Maternal and Neonatal Tetanus elimination in India will prevent thousands of deaths

Government of Canada, Kiwanis and UNICEF Canada partnering to eliminate this deadly disease in five countries

NEW DELHI, Aug. 27, 2015 /CNW/ - The Prime Minister of India, Narendra Modi, announced today during the Call to Action 2015 Summit that Maternal and Neonatal Tetanus (MNT) has been eliminated in India. This landmark achievement will save the lives of countless mothers and their newborns.

India is one of the most populous countries in the world, with 327 million women of childbearing age and 26 million children born every year. In 1988, tetanus killed as many as 160,000 young children in India. The drop ever since has been extraordinary. The elimination of MNT as a public health problem means that the annual rate is less than one per 1000 live births.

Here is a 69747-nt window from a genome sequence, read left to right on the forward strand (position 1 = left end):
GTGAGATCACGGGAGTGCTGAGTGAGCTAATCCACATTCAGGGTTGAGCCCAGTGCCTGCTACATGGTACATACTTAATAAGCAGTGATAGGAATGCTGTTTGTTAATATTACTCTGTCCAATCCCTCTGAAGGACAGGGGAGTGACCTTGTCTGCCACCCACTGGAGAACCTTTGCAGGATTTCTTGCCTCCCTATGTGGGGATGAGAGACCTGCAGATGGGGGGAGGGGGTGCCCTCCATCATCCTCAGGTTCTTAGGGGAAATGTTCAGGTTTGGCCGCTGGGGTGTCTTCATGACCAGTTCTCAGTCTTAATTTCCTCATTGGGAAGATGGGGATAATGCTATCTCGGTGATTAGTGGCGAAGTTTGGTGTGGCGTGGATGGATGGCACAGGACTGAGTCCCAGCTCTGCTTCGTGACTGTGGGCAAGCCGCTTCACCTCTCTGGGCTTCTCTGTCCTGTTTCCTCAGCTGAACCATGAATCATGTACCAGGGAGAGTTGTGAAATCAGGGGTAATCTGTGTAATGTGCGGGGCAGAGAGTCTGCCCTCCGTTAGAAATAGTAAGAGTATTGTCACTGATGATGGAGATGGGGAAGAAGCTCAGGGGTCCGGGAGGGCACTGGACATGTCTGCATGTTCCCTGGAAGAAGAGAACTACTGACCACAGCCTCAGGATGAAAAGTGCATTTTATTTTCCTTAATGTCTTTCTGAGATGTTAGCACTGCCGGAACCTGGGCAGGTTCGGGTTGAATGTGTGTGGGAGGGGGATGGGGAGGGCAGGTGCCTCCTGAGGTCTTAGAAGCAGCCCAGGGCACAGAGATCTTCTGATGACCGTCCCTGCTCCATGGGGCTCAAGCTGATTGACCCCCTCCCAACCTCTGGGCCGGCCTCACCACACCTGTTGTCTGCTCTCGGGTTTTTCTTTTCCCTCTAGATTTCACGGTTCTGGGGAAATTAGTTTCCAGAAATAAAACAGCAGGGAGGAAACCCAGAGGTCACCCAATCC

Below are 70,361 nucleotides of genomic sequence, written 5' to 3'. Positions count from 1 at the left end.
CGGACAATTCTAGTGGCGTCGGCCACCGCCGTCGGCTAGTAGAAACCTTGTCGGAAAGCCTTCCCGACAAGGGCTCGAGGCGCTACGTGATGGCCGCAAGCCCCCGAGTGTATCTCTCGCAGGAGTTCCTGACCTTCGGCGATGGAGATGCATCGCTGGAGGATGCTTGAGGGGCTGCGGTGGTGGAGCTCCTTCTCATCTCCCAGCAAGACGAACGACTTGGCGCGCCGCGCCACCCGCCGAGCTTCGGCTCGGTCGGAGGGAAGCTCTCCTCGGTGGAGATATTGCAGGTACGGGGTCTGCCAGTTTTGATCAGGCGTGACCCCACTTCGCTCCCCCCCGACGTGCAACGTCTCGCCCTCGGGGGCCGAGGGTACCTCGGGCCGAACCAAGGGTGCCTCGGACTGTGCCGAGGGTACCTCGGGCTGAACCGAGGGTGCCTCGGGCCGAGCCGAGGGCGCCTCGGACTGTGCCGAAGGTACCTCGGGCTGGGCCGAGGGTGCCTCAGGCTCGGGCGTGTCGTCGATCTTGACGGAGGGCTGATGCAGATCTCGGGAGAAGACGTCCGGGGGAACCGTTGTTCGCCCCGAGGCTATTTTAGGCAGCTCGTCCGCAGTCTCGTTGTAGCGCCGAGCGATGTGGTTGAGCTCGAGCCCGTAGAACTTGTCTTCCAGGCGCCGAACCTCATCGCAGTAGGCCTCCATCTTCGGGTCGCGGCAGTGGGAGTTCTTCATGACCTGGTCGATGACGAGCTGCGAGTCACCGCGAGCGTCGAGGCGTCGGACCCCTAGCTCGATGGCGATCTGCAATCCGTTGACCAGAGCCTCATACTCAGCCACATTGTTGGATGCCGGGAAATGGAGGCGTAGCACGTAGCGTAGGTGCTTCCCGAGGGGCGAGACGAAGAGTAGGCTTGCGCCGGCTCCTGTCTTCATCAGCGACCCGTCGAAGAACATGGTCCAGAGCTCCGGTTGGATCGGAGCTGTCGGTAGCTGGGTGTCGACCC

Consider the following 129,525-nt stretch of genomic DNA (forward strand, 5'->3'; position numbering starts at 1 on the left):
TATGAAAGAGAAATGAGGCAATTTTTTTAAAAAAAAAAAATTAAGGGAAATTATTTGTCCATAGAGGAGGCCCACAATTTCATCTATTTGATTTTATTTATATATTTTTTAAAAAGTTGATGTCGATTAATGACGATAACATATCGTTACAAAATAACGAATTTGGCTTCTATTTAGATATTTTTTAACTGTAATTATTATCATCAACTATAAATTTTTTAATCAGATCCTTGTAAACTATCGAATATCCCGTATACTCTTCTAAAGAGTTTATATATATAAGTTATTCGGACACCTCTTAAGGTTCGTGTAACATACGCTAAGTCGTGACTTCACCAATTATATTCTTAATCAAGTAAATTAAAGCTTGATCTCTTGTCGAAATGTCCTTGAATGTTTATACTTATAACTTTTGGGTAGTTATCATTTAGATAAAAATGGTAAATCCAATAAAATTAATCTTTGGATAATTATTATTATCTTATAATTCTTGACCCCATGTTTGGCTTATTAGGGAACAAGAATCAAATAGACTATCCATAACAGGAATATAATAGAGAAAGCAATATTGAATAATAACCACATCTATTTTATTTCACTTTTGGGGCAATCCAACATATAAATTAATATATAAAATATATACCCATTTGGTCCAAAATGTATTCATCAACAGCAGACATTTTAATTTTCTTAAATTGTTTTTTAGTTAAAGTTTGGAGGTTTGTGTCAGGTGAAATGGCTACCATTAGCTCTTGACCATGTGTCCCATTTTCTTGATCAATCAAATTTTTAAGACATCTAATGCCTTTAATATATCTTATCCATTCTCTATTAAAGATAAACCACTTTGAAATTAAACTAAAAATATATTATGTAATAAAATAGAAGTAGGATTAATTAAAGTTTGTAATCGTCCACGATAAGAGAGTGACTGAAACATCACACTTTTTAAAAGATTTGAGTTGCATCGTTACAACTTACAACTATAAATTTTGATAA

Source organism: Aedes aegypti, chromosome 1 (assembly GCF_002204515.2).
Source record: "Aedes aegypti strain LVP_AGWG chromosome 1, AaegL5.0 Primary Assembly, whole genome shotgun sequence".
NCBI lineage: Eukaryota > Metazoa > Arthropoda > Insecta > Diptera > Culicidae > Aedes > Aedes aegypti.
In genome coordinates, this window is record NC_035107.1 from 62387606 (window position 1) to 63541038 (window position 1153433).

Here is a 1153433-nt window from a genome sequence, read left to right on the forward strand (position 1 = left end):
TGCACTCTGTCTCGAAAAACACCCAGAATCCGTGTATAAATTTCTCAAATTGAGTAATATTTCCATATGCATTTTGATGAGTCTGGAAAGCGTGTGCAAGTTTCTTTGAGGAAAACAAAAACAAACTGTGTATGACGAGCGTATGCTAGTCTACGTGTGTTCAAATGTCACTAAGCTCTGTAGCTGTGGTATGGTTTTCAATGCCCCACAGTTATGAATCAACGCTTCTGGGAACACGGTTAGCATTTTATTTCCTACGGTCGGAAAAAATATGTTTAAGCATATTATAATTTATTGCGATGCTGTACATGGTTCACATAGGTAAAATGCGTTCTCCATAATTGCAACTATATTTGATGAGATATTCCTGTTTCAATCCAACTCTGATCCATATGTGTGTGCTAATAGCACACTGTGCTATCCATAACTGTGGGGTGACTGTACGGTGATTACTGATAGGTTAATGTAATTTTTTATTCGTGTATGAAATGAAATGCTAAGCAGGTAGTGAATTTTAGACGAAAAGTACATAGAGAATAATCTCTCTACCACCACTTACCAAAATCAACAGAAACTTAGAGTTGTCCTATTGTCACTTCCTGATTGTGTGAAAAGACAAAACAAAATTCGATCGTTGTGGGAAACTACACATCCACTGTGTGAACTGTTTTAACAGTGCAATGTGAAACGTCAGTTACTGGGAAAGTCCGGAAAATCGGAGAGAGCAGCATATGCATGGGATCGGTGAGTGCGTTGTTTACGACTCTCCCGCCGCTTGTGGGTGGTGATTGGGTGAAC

"India has shown strong leadership in overcoming two major threats to the prosperity and future of the nation: polio and now maternal and neonatal tetanus," said Louis Arsenault, UNICEF Representative. "India's remarkable achievement in eliminating maternal and neonatal tetanus shows that by making a strong commitment to investing in public health their youngest citizens and mothers will enjoy their right to health, thereby making us all stronger."

How MNT was eliminated in India
In contrast to other countries, India did not carry out massive tetanus vaccination campaigns. The Government, instead, applied a mix of strategies which included a state-by-state and system approach starting in 2003 in Andhra Pradesh, with the technical support of UNICEF, WHO and other stakeholders.